Lāʻie is one of the best known communities of the LDS Church and the site of the Laie Hawaii Temple, the church's fifth oldest operating temple in the world. Brigham Young University–Hawaii is located in Lāʻie. The Polynesian Cultural Center, the state's largest living museum, draws millions of visitors annually. The cultural center houses 42 acres of lush garden and water features with 6 miniature "villages" that display various cultures and traditions of the pacific islands. It offers family friendly games and shows as well as various luau and dining options. In 2015, the cultural center opened a new addition to the public called the Hukilau Marketplace. The marketplace is a vintage throwback to 1950's Hawaii offering nostalgic food, local goods and everyone-is-family hospitality. Also in 2015, the community welcomed a new "Laie Courtyard by Marriott", a three-story hotel housing 144 standard rooms which feature local island-style furnishing. The hotel replaced the historical Laie Inn which was demolished in 2009 to make room for the new hotel.
Though small, Lāʻie has had a significant impact on Hawaiian culture, despite many of its residents' tracing their lineages from various Pacific Island countries such as Tonga, Samoa, Fiji, and New Zealand. Fundraisers and feasts on the beach in the late 1940s inspired "The Hukilau Song", written, composed and originally recorded by Jack Owens, The Cruising Crooner, and made famous by Alfred Apaka.
According to the United States Census Bureau, the CDP has a total area of 2.1 square miles (5.4 km2). 1.3 square miles (3.4 km2) of it is land and 0.9 square miles (2.3 km2) of it (40.65%) is water.
The coastline is marked by Lāʻie Point, a prominent lithified dune jutting out into the ocean. Two other lithified dunes (Kukuihoolua and Mokualai) lie just offshore of the point as scenic islets. Lāʻielohelohe Beach Park, to the south of town, includes Pahumoa Beach, named after Pahumoa "John" Kamakeʻeʻāina (1879–1944), a fisherman from Lāʻie Maloʻo who kept his nets on the beach adjacent to Kōloa Stream. He was well known in Lāʻie for his generosity and gave fish to everyone in the village, especially to those who could not fish for themselves. Pahumoa conducted many hukilau, a method of community net fishing. His family, the Kamakeʻeʻāinas, were a well known fishing family in the area, and stories can still be found today of their abilities in fishing.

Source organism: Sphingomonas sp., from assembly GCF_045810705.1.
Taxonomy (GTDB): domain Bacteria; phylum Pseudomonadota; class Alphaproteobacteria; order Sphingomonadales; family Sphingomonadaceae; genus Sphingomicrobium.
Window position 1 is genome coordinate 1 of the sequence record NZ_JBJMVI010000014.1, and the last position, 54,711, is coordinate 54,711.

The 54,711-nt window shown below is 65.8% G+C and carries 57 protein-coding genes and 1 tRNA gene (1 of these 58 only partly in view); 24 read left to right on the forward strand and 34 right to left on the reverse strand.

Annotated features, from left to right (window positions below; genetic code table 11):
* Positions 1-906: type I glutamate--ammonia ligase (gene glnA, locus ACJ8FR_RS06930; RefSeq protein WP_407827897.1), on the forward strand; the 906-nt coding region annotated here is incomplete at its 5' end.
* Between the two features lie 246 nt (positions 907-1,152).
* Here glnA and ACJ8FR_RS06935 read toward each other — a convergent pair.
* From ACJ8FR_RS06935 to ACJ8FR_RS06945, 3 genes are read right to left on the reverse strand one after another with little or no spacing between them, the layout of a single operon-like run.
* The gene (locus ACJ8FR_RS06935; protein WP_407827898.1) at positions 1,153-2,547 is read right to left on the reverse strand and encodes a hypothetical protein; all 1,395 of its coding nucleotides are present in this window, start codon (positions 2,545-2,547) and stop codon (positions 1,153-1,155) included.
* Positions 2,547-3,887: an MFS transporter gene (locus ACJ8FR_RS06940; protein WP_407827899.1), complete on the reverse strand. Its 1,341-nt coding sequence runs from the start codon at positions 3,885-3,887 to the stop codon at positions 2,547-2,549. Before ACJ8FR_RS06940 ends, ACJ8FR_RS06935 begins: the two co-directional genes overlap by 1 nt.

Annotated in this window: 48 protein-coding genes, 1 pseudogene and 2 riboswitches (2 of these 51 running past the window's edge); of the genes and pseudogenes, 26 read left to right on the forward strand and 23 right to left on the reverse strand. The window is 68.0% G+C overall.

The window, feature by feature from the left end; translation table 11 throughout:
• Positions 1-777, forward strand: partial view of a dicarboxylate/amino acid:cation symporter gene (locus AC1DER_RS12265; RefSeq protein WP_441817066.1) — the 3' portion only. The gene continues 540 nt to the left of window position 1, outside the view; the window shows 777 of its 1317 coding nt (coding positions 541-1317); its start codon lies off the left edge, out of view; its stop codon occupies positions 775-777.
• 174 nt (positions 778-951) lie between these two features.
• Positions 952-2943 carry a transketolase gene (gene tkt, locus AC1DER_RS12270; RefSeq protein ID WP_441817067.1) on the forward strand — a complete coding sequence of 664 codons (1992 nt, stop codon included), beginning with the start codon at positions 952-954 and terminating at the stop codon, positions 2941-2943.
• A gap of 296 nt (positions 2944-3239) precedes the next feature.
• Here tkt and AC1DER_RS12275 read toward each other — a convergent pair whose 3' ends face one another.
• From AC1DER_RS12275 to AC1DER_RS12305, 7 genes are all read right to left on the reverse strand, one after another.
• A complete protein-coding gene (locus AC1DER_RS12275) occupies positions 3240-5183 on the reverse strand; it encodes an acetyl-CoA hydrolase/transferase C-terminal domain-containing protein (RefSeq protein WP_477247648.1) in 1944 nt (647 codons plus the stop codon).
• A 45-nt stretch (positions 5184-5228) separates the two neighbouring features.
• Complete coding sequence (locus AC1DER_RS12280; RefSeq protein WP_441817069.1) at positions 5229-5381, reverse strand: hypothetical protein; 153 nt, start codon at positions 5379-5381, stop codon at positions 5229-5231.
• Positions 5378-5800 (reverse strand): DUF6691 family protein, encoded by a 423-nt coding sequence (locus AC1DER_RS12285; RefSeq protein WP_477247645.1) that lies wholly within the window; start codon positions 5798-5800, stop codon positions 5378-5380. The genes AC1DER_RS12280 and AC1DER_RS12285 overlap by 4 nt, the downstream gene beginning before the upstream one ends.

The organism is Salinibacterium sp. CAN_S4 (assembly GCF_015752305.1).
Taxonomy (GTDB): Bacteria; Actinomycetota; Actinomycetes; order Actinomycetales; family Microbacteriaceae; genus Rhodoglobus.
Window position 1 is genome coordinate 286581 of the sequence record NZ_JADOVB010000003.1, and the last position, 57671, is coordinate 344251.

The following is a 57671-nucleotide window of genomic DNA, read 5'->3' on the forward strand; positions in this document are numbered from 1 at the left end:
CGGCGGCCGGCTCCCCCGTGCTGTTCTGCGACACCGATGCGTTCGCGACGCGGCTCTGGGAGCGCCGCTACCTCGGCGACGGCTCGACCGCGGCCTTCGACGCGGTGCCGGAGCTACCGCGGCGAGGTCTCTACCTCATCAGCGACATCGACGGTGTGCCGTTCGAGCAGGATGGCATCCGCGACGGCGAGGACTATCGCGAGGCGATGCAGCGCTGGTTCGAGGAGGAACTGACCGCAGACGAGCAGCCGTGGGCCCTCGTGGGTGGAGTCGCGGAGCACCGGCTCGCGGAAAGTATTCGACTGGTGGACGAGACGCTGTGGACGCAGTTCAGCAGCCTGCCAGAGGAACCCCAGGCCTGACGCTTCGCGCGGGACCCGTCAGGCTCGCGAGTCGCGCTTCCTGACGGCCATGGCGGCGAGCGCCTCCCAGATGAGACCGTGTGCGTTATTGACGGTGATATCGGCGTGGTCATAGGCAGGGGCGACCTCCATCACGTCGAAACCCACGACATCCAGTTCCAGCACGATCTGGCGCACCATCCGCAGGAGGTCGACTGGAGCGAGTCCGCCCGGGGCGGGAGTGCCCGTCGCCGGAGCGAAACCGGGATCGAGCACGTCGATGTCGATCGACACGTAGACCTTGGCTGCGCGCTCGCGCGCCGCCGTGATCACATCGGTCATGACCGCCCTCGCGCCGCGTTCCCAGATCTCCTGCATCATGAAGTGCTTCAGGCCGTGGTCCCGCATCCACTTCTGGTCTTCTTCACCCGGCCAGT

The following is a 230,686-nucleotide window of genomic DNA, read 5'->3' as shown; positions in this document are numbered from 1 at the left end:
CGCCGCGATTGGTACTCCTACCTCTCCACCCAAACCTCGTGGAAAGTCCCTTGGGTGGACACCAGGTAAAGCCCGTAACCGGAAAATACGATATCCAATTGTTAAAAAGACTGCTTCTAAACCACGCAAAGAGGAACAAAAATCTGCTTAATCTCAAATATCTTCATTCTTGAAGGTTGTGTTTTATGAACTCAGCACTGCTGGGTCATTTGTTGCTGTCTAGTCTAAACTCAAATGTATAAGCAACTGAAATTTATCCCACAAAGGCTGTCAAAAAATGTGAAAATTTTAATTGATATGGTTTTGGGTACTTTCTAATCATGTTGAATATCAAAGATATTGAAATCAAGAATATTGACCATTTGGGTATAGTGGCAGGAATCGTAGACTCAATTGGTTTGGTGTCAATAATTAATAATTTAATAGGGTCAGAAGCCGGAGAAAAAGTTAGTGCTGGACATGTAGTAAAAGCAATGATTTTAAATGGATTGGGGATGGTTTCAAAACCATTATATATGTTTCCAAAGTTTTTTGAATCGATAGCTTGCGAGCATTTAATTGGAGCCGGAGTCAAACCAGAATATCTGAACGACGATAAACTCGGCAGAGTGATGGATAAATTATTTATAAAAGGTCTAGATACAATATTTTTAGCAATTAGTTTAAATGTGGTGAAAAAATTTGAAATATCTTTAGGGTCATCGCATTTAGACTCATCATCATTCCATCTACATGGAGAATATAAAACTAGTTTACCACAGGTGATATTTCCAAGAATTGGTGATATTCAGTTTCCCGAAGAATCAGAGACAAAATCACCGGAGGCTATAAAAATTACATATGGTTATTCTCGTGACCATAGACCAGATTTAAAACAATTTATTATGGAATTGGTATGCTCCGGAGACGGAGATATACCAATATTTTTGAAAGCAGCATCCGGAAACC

Pahumoa Beach has also been known as Pounders Beach for its pounding shorebreak. The name was popularized in the 1950s by students at the Church College of the Pacific (now Brigham Young University–Hawaii) who called the beach "Pounders" after a shorebreak that provided popular bodysurfing rides. Pounders was the official name of the beach until it was reverted to Pahumoa in 2021.
Another bodysurfing beach is Hukilau, located at the north end of town at the mouth of Kahawainui Stream.
|U.S. Decennial Census|
As of the census of 2000, there were 4,585 people, 903 households, and 735 families residing in the CDP. The population density was 3,601.7 inhabitants per square mile (1,390.6/km2). There were 1,010 housing units at an average density of 793.4 per square mile (306.3/km2). The racial makeup of the CDP was 27.59% White, 0.35% Black or African American, 0.15% Native American, 9.23% Asian, 36.88% Pacific Islander, 0.65% from other races, and 25.15% from two or more races. Hispanic or Latino of any race were 3.12% of the population.